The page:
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Learning How to Consume and Returns to Product Promotion

  • Babutsidze, Zakaria



This paper presents the computational model of consumer behaviour. We consider two sources of product specic consumer skill acquisition, termed here as learning how to consume: learning by consuming and consumer socialization. Consumers utilize these two sources in order to derive higher valuations for products they are consuming. In this framework we discuss the behavior of returns to product promotion relative to the changes in product characteristics, such as quality and userfriendliness, as well as in case of varying intensity of consumer socialization. The main finding is that in case of duopoly the dependence of returns to advertising on product quality is not monotonic as it has been claimed by earlier studies. Additional important finding indicating the importance of the models with interacting agents is that returns to advertising exhibit qualitatively different behavior in case of zero intensity of consumer socialization.

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Paper provided by United Nations University - Maastricht Economic and Social Research Institute on Innovation and Technology (MERIT) in its series MERIT Working Papers with number 018.

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Date of creation: 2009
Date of revision:
Handle: RePEc:unm:unumer:2009018
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  1. Paul R. Milgrom & John Roberts, 1984. "Price and Advertising Signals of Product Quality," Cowles Foundation Discussion Papers 709, Cowles Foundation for Research in Economics, Yale University.
  2. Cowan, Robin & Cowan, William & Swann, Peter, 1997. "A model of demand with interactions among consumers," International Journal of Industrial Organization, Elsevier, vol. 15(6), pages 711-732, October.
  3. Caselli, G & Ventura, J, 1996. "A Representative Consumer Theory of Distribution," Papers 534, Harvard - Institute for International Development.
  4. Philip R. Vande Kamp & Harry M. Kaiser, 2000. "Optimal Temporal Policies in Fluid Milk Advertising," American Journal of Agricultural Economics, Agricultural and Applied Economics Association, vol. 82(2), pages 274-286.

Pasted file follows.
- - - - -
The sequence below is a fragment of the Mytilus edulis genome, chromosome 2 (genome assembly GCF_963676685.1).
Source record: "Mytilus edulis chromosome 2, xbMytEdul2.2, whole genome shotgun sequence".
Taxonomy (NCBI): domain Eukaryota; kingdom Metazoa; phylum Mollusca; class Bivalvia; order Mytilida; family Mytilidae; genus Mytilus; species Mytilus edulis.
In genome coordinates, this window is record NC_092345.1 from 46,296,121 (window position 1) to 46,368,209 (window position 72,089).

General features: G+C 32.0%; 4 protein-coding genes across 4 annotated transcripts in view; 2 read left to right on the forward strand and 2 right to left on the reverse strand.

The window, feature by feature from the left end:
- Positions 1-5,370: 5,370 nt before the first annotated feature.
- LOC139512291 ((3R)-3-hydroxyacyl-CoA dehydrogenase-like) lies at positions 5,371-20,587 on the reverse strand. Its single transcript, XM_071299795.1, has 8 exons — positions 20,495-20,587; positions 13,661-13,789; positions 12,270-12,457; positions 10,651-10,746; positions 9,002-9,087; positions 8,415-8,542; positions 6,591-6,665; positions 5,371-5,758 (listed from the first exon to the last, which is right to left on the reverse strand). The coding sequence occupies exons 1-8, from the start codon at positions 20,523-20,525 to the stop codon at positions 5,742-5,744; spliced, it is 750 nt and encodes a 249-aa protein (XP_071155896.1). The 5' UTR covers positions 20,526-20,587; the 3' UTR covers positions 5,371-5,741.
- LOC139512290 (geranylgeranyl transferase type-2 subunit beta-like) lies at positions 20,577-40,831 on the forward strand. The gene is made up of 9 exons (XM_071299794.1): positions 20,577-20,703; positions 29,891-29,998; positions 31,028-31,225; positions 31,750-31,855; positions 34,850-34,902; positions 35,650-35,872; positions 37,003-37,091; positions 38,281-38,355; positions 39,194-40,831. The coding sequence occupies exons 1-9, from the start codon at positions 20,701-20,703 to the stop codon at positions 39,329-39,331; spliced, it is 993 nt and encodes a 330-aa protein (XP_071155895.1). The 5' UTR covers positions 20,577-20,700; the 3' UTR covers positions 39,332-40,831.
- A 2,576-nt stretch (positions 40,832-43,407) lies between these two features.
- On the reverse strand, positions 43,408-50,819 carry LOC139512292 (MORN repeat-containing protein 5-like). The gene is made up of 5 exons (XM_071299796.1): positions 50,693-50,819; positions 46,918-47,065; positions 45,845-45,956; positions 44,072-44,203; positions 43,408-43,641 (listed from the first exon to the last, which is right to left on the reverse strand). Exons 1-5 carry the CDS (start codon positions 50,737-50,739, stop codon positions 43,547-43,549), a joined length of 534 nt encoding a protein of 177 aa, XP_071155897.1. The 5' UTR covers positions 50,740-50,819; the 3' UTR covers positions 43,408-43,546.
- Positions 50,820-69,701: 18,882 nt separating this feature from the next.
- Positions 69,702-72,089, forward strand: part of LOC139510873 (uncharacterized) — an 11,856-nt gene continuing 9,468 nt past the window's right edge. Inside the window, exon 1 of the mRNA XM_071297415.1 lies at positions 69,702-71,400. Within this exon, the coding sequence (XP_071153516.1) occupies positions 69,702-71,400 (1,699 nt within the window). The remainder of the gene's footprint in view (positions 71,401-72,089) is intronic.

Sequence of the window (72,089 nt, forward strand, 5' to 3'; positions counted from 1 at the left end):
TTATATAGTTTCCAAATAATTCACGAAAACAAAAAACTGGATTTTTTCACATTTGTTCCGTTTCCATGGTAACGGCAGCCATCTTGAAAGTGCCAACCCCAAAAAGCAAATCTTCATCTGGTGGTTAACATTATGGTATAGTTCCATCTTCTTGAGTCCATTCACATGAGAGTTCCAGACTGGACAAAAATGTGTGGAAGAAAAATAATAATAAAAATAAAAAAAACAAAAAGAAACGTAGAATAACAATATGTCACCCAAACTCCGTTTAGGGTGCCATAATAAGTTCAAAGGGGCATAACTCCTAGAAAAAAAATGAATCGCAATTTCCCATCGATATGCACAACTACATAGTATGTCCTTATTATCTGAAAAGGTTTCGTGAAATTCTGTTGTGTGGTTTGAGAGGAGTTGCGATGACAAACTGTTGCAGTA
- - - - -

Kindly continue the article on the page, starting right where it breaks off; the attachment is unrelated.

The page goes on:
5. Weisbuch, GĂ©rard & Battiston, Stefano, 2007. "From production networks to geographical economics," Journal of Economic Behavior & Organization, Elsevier, vol. 64(3-4), pages 448-469.
  6. Scheinkman, Jose A & Woodford, Michael, 1994. "Self-Organized Criticality and Economic Fluctuations," American Economic Review, American Economic Association, vol. 84(2), pages 417-21, May.
  7. Schmalensee, Richard, 1978. "A Model of Advertising and Product Quality," Journal of Political Economy, University of Chicago Press, vol. 86(3), pages 485-503, June.
  8. Petr Mariel, 2005. "Nonparametric Estimation of the Effects of Advertising: The Case of Lydia Pinkham," The Journal of Business, University of Chicago Press, vol. 78(2), pages 649-674, March.
  9. Alan P. Kirman, 1992. "Whom or What Does the Representative Individual Represent?," Journal of Economic Perspectives, American Economic Association, vol. 6(2), pages 117-136, Spring.
  10. Landes, Elisabeth M & Rosenfield, Andrew M, 1994. "The Durability of Advertising Revisited," Journal of Industrial Economics, Wiley Blackwell, vol. 42(3), pages 263-76, September.
  11. Kihlstrom, Richard E & Riordan, Michael H, 1984. "Advertising as a Signal," Journal of Political Economy, University of Chicago Press, vol. 92(3), pages 427-50, June.
  12. Cowan Robin & Cowan William & Swann Peter, 1998. "Waves in Consumption with Interdependence among Consumers," Research Memorandum 007, Maastricht University, Maastricht Economic Research Institute on Innovation and Technology (MERIT).
  13. Nelson, Philip, 1974. "Advertising as Information," Journal of Political Economy, University of Chicago Press, vol. 82(4), pages 729-54, July/Aug..
  14. Arthur, W Brian, 1989. "Competing Technologies, Increasing Returns, and Lock-In by Historical Events," Economic Journal, Royal Economic Society, vol. 99(394), pages 116-31, March.
  15. Stegeman, Mark, 1991. "Advertising in Competitive Markets," American Economic Review, American Economic Association, vol. 81(1), pages 210-23, March.
  16. Ward, Scott, 1974. " Consumer Socialization," Journal of Consumer Research, Oxford University Press, vol. 1(2), pages 1-14, Se.
  17. Babutsidze, Zakaria & Cowan, Robin, 2008. "Habit Formation, Information Exchange and the Social Geography of Demand," MERIT Working Papers 047, United Nations University - Maastricht Economic and Social Research Institute on Innovation and Technology (MERIT).
  18. Gary S. Becker & Kevin M. Murphy, 1993. "A Simple Theory of Advertising as a Good or Bad," The Quarterly Journal of Economics, Oxford University Press, vol. 108(4), pages 941-964.
  19. LeBlanc, Greg, 1998. "Informative Advertising Competition," Journal of Industrial Economics, Wiley Blackwell, vol. 46(1), pages 63-77, March.
  20. Cowan, Robin, 1991. "Tortoises and Hares: Choice among Technologies of Unknown Merit," Economic Journal, Royal Economic Society, vol. 101(407), pages 801-14, July.
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